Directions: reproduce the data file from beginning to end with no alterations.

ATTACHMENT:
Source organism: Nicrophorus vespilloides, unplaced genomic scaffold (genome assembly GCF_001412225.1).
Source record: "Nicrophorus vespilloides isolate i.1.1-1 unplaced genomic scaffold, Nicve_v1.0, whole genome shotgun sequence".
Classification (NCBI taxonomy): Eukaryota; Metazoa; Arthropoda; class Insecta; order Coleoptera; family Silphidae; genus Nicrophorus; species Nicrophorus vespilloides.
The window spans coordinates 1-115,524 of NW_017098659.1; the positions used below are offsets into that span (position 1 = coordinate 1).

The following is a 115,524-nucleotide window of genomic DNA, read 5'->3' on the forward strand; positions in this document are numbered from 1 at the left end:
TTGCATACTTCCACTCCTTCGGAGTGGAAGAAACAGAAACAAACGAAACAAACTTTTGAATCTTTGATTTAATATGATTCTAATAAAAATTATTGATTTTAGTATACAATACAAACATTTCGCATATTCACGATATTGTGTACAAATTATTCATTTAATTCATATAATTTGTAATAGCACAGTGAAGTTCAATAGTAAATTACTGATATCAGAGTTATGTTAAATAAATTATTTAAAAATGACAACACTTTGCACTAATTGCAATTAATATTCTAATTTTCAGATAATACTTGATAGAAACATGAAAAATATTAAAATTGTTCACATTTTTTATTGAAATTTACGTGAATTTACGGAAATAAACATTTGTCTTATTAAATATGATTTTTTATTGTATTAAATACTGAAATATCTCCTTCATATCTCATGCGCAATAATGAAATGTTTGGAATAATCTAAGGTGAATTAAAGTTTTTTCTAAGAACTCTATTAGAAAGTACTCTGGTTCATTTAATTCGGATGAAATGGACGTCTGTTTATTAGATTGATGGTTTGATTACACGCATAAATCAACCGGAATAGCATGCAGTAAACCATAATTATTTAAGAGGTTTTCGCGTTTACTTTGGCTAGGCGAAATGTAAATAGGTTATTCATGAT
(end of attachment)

Source organism: Nicrophorus vespilloides, unplaced genomic scaffold (genome assembly GCF_001412225.1).
Source record: "Nicrophorus vespilloides isolate i.1.1-1 unplaced genomic scaffold, Nicve_v1.0, whole genome shotgun sequence".
Classification (NCBI taxonomy): Eukaryota; Metazoa; Arthropoda; class Insecta; order Coleoptera; family Silphidae; genus Nicrophorus; species Nicrophorus vespilloides.
The window spans coordinates 1-115,524 of NW_017098659.1; the positions used below are offsets into that span (position 1 = coordinate 1).

The following is a 115,524-nucleotide window of genomic DNA, read 5'->3' on the forward strand; positions in this document are numbered from 1 at the left end:
TTGCATACTTCCACTCCTTCGGAGTGGAAGAAACAGAAACAAACGAAACAAACTTTTGAATCTTTGATTTAATATGATTCTAATAAAAATTATTGATTTTAGTATACAATACAAACATTTCGCATATTCACGATATTGTGTACAAATTATTCATTTAATTCATATAATTTGTAATAGCACAGTGAAGTTCAATAGTAAATTACTGATATCAGAGTTATGTTAAATAAATTATTTAAAAATGACAACACTTTGCACTAATTGCAATTAATATTCTAATTTTCAGATAATACTTGATAGAAACATGAAAAATATTAAAATTGTTCACATTTTTTATTGAAATTTACGTGAATTTACGGAAATAAACATTTGTCTTATTAAATATGATTTTTTATTGTATTAAATACTGAAATATCTCCTTCATATCTCATGCGCAATAATGAAATGTTTGGAATAATCTAAGGTGAATTAAAGTTTTTTCTAAGAACTCTATTAGAAAGTACTCTGGTTCATTTAATTCGGATGAAATGGACGTCTGTTTATTAGATTGATGGTTTGATTACACGCATAAATCAACCGGAATAGCATGCAGTAAACCATAATTATTTAAGAGGTTTTCGCGTTTACTTTGGCTAGGCGAAATGTAAATAGGTTATTCATGAT